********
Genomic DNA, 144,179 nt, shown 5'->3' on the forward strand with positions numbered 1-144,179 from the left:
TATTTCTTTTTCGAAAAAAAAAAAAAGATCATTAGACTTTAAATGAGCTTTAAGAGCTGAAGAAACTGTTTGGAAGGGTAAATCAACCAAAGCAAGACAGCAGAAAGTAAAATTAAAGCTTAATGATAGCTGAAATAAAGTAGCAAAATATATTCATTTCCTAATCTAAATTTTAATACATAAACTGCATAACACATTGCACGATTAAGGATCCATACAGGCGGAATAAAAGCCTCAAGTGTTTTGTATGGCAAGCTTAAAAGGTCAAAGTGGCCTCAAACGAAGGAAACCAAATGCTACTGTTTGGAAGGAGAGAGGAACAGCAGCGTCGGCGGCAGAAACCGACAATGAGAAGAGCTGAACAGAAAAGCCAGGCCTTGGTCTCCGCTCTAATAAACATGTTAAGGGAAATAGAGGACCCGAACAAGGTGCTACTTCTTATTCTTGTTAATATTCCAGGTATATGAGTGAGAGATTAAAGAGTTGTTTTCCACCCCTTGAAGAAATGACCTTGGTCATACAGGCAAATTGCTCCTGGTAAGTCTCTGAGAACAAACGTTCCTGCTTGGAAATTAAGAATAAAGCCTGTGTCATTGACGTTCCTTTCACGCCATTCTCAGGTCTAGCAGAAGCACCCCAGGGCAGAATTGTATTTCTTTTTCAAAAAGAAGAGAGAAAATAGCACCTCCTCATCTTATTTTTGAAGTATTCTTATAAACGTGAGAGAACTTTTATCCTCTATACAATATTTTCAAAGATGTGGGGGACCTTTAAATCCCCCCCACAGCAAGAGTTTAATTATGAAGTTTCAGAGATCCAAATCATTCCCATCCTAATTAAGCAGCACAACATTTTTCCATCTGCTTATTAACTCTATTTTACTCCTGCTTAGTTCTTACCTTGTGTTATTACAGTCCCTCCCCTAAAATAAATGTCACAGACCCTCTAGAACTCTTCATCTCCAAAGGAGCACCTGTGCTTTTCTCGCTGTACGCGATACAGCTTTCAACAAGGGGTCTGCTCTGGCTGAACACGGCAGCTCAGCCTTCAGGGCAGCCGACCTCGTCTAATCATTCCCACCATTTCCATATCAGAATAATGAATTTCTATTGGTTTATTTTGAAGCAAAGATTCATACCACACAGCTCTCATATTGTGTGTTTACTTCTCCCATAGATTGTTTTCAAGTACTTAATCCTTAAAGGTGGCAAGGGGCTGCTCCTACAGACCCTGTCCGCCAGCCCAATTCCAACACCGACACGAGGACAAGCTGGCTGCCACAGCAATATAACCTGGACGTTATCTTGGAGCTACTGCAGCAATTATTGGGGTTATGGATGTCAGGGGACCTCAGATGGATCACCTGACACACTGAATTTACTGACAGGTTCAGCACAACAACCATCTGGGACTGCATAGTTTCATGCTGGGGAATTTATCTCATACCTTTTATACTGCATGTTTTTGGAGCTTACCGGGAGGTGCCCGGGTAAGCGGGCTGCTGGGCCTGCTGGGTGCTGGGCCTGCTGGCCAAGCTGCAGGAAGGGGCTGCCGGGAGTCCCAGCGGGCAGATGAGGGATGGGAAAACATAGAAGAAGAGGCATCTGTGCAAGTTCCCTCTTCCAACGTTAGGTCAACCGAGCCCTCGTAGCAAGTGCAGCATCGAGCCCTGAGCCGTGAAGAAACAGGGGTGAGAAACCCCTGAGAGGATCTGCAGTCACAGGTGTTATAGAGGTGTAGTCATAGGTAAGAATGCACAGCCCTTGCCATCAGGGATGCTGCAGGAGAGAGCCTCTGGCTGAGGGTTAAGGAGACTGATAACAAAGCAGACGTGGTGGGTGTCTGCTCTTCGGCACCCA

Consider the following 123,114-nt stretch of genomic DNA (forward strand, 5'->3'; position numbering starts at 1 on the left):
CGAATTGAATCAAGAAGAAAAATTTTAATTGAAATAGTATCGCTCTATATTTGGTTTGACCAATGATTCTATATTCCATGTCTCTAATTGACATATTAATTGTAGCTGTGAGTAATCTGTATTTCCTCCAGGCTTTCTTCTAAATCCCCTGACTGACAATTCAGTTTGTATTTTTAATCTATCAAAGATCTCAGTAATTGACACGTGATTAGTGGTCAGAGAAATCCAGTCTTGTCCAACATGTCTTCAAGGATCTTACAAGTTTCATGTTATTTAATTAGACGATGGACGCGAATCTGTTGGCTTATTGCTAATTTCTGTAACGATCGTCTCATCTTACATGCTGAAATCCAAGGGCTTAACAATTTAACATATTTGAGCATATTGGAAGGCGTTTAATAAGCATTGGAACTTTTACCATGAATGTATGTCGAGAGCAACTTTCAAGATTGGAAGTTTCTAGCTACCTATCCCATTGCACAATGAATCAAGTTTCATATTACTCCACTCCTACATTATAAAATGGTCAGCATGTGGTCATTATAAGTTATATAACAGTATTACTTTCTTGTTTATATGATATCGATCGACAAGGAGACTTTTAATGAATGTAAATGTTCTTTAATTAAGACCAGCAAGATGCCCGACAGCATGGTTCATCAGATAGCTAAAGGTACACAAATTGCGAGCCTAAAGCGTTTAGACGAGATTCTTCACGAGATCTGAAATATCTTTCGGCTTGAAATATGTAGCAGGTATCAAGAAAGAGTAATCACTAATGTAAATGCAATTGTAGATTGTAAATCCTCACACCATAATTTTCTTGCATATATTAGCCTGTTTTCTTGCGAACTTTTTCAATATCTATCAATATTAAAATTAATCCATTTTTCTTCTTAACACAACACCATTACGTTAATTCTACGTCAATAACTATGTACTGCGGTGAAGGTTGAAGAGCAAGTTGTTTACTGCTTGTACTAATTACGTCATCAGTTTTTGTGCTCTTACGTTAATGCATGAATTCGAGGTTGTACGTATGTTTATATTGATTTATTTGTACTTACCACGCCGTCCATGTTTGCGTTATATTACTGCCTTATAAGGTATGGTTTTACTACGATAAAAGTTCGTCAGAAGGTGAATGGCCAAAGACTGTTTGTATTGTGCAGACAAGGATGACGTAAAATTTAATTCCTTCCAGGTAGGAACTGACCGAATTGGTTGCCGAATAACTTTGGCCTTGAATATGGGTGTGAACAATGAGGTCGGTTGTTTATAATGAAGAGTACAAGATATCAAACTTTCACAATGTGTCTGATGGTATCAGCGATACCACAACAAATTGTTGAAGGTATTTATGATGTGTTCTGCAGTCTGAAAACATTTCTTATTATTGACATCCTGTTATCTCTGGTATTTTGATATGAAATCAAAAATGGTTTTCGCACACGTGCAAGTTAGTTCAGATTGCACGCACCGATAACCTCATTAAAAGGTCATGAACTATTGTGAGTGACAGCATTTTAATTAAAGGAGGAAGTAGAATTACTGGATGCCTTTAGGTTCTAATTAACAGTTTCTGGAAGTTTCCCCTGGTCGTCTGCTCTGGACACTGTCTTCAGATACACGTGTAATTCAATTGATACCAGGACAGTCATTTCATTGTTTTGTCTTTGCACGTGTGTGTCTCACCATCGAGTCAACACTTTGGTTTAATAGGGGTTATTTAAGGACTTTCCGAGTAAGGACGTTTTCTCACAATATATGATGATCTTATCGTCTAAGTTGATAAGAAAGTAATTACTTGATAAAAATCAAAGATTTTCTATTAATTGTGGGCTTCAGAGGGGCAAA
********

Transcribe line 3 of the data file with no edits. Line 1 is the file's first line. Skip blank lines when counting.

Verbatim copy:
Consider the following 123,114-nt stretch of genomic DNA (forward strand, 5'->3'; position numbering starts at 1 on the left):